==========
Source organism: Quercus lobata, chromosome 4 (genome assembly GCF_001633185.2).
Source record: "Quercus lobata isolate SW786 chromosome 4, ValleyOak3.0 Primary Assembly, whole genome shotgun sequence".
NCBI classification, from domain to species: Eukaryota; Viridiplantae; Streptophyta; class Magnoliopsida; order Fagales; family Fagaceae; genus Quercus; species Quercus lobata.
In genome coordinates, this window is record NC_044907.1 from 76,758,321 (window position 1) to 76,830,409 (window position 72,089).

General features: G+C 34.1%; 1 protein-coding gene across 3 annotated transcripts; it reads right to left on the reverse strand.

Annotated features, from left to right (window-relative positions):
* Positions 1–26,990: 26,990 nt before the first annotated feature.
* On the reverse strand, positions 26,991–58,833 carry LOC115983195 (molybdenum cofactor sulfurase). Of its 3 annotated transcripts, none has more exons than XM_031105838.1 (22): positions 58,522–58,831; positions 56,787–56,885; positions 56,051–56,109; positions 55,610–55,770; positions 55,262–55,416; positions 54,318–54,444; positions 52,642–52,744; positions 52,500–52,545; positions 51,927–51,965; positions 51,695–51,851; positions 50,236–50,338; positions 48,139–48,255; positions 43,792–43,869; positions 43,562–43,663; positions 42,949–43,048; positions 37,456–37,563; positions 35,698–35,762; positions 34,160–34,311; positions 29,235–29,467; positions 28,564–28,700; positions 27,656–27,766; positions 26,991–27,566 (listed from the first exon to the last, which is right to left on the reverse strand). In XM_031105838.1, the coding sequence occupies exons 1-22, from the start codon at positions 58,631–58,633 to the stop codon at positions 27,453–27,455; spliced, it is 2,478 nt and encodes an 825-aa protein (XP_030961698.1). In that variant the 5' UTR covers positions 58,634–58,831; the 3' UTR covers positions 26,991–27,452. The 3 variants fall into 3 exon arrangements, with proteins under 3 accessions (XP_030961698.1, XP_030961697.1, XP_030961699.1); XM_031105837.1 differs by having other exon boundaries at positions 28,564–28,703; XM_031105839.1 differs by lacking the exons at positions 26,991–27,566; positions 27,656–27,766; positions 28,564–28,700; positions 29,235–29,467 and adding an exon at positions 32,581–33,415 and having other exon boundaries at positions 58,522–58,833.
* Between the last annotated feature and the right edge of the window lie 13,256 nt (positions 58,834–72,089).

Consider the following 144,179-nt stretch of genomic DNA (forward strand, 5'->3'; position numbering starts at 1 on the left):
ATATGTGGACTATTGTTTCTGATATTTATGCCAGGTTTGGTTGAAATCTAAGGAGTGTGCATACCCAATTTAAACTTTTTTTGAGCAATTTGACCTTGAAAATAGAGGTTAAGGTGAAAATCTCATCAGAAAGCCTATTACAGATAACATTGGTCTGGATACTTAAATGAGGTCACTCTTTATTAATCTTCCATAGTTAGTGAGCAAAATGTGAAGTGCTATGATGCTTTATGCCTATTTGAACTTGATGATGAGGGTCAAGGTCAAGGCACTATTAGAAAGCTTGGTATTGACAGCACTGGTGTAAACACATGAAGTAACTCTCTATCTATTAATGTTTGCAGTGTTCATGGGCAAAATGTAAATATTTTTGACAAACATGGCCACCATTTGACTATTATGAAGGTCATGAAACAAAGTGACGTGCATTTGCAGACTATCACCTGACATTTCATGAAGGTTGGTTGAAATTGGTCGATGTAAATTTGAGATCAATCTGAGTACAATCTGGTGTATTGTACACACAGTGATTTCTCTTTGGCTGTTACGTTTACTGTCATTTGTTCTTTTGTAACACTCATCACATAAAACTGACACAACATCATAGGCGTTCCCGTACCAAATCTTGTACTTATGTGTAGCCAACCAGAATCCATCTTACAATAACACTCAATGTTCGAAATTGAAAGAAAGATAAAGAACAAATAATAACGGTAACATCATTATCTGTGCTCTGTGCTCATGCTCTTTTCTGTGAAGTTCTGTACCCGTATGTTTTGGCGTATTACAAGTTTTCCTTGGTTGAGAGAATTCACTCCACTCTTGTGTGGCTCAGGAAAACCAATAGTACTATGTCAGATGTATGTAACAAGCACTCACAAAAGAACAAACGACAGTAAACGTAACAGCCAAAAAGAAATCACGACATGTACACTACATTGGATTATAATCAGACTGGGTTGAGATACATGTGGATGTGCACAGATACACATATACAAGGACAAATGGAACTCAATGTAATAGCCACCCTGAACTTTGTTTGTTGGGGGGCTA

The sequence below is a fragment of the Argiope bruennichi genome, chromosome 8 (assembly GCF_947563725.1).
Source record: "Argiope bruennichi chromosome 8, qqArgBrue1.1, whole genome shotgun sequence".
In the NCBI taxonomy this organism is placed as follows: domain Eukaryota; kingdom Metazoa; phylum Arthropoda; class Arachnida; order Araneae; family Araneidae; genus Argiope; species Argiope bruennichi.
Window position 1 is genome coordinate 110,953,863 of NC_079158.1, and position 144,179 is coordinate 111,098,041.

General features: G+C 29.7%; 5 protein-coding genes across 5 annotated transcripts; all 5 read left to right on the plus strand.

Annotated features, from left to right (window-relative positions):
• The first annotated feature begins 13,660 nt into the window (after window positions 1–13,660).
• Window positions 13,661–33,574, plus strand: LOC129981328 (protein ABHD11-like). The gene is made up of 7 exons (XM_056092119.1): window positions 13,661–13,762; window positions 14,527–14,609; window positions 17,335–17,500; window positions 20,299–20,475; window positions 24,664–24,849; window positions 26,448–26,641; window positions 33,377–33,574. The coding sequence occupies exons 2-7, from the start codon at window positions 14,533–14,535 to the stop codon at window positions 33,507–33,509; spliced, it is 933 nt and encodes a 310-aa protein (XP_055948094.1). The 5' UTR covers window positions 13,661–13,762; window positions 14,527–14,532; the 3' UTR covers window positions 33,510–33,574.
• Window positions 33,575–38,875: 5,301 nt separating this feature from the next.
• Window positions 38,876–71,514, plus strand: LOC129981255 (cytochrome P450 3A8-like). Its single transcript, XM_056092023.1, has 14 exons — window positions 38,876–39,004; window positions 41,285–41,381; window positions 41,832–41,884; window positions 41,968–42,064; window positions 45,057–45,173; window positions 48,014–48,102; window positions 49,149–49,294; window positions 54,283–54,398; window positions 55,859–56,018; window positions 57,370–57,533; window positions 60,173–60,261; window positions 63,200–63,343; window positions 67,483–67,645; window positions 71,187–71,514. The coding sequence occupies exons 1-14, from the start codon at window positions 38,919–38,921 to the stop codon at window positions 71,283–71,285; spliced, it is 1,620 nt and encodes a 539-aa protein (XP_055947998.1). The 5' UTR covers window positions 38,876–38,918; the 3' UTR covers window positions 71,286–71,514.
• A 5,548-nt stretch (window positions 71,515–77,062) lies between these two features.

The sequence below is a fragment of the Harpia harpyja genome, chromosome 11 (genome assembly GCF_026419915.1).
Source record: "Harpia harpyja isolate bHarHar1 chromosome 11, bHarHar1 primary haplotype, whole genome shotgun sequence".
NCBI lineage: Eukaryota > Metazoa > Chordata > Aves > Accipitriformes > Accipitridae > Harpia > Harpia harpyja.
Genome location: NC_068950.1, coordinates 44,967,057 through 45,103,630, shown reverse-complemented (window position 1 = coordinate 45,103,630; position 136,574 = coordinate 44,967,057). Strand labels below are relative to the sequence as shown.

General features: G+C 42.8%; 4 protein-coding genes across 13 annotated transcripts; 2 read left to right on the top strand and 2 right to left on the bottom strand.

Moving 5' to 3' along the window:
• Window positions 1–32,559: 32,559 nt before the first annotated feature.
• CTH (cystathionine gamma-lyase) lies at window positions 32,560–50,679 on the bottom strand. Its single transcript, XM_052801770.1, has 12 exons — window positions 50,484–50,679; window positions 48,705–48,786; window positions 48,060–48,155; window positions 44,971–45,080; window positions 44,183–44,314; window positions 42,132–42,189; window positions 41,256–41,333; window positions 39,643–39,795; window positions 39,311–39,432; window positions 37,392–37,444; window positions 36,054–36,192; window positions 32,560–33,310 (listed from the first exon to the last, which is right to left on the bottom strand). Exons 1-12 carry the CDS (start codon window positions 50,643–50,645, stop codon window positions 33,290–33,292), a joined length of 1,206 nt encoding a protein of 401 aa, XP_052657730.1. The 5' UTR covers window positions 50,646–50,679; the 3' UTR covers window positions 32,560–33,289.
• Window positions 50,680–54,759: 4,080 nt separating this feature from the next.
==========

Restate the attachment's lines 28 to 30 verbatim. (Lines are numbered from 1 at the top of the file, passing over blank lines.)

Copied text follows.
Moving 5' to 3' along the window:
• Window positions 1–32,559: 32,559 nt before the first annotated feature.
• CTH (cystathionine gamma-lyase) lies at window positions 32,560–50,679 on the bottom strand. Its single transcript, XM_052801770.1, has 12 exons — window positions 50,484–50,679; window positions 48,705–48,786; window positions 48,060–48,155; window positions 44,971–45,080; window positions 44,183–44,314; window positions 42,132–42,189; window positions 41,256–41,333; window positions 39,643–39,795; window positions 39,311–39,432; window positions 37,392–37,444; window positions 36,054–36,192; window positions 32,560–33,310 (listed from the first exon to the last, which is right to left on the bottom strand). Exons 1-12 carry the CDS (start codon window positions 50,643–50,645, stop codon window positions 33,290–33,292), a joined length of 1,206 nt encoding a protein of 401 aa, XP_052657730.1. The 5' UTR covers window positions 50,646–50,679; the 3' UTR covers window positions 32,560–33,289.